What is an Automatic Stay?
What is an Automatic Stay?
Those who file for bankruptcy are granted an “automatic stay,” which means that creditors are prohibited from continuing to attempt to collect debts from them. There are, however, some very important exceptions to this rule, so if you are considering filing for bankruptcy, you should speak with an experienced bankruptcy attorney who can walk you through the filing process and ensure that you are not hounded by relentless creditors.
The automatic stay is one of the most important benefits of filing for bankruptcy because in most cases, it bars creditors from trying to collect money from the borrower. It also goes into effect automatically, so those who file for bankruptcy don’t need to make a number of appearances in court or have their claim approved before obtaining relief. However, there are some important exceptions to this rule where creditors can still attempt to collect money from borrowers, even after they have filed for bankruptcy. These exceptions apply to issues involving criminal or family court matters, taxes, or the collection of alimony or child support.
Even after a person has filed for bankruptcy, he or she can still be indicted, tried, sentenced, or incarcerated for any criminal offense that they committed. This applies to both felony and misdemeanor crimes, and may also actually apply to more commonplace offenses, such as traffic infractions.
Collection of Child Support or Alimony
Those who file for bankruptcy and are paying either child or spousal support must continue to do so, either directly or through wage withholding. Failing to pay as ordered comes with serious penalties, including driver’s license suspension, seizure of tax refunds, garnishment of bank accounts, and even jail time. There is an exception for those who fail Chapter 13 bankruptcy, but only if they agree to pay the full arrearage through the Chapter 13 plan.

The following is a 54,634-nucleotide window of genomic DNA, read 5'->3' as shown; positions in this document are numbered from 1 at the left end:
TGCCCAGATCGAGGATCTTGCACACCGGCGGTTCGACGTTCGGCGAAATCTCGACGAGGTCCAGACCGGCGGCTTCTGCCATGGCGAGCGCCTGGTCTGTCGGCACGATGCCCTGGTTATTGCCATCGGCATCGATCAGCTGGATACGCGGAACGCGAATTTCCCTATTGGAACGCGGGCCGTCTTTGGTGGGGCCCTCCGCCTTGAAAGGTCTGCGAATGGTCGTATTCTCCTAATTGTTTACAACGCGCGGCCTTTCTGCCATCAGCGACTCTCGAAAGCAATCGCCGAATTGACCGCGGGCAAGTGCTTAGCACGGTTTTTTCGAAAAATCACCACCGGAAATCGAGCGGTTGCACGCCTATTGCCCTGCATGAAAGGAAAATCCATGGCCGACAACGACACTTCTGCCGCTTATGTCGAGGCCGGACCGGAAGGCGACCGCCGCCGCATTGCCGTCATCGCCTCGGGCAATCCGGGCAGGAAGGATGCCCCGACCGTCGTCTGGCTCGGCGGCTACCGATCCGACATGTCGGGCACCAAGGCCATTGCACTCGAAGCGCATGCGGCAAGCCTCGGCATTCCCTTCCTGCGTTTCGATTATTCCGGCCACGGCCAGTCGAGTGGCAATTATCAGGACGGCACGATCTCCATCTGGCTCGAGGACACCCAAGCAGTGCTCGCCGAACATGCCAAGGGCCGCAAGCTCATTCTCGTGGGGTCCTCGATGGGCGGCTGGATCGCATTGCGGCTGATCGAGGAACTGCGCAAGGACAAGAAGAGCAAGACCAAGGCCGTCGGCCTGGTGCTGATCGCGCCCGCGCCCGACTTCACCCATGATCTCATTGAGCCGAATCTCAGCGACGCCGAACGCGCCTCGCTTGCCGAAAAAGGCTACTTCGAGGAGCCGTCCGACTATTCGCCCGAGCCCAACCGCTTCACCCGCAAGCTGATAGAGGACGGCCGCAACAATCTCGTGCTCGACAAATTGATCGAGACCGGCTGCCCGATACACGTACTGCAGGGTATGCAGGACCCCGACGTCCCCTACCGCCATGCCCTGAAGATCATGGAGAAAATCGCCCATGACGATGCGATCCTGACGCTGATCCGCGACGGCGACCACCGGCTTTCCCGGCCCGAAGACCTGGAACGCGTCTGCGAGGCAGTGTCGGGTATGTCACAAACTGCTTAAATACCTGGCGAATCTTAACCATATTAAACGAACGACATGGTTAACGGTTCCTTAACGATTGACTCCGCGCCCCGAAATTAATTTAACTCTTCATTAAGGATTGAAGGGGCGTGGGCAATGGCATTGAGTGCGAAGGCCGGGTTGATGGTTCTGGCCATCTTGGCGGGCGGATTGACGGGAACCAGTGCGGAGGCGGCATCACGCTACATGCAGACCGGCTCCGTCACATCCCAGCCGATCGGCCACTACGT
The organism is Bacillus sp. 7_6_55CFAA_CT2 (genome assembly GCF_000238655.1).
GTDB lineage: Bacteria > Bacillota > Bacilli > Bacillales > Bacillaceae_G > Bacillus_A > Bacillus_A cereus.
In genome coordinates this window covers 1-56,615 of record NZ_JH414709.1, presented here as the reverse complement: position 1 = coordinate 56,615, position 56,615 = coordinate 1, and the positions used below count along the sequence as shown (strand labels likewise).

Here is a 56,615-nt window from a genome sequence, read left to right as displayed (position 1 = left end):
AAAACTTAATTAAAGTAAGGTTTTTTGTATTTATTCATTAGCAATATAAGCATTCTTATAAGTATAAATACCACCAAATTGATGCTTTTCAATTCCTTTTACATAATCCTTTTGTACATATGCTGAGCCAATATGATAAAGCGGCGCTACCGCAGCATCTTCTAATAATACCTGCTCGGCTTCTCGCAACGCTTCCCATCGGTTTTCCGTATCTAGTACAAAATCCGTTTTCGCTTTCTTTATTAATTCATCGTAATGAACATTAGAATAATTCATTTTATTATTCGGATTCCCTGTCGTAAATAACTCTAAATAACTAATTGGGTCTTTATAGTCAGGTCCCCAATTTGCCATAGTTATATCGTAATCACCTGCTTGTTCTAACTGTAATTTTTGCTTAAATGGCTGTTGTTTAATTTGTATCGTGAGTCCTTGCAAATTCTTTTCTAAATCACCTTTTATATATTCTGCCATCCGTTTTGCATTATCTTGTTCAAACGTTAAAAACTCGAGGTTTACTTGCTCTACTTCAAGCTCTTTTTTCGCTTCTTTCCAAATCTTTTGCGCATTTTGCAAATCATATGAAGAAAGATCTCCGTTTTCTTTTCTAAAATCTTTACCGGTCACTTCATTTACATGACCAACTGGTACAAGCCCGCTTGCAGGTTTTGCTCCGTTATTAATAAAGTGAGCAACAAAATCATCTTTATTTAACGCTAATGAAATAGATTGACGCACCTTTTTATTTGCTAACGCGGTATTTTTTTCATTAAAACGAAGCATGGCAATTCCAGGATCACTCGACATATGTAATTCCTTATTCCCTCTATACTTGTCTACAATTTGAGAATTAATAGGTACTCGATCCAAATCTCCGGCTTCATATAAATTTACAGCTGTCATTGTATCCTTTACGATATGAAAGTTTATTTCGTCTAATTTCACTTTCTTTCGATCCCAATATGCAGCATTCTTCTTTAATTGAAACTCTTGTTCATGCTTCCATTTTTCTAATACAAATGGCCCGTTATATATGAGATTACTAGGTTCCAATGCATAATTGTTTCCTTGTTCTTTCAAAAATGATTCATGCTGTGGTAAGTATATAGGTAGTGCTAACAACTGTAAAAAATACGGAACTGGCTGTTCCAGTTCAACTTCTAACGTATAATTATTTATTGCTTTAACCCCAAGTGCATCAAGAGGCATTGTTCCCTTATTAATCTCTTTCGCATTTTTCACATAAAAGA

When it comes to tax-related issues, the government is still permitted to take the following steps, even if the taxpayer in question is in the middle of bankruptcy proceedings:
- Commence or terminate tax audits;
- Send notices that the taxpayer owes a debt to the IRS;
- Assess taxes and demand payment;
- Require the filing of tax returns; and
- File a tax lien.
Like failing to pay child support, ignoring communication from the IRS and refusing to pay tax debt can have serious repercussions, so if you are considering filing for bankruptcy and owe taxes to the IRS, it is especially important to speak with an attorney.
Family Court Matters
Divorce proceedings can also be initiated after filing for bankruptcy, as can cases involving the following issues:
- Establishing paternity;
- Modifying or determining child support or alimony payments;
- Addressing allegations of domestic violence;
- Settling visitation or child custody issues; and
- Dissolving a marriage.
Even if divorce proceedings are initiated, courts may still be barred from determining how assets will be divided between the parties until the bankruptcy issues have been resolved.
Get the Legal Representation You Deserve
If you are thinking about filing for bankruptcy, please contact one of the dedicated bankruptcy attorneys at Whitten & Whitten by calling 219-756-0555. We are standing by and eager to help you through every step of your case.
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At Whitten & Whitten, we offer a free consultation during which we will examine the facts of your case and advise you on how best to proceed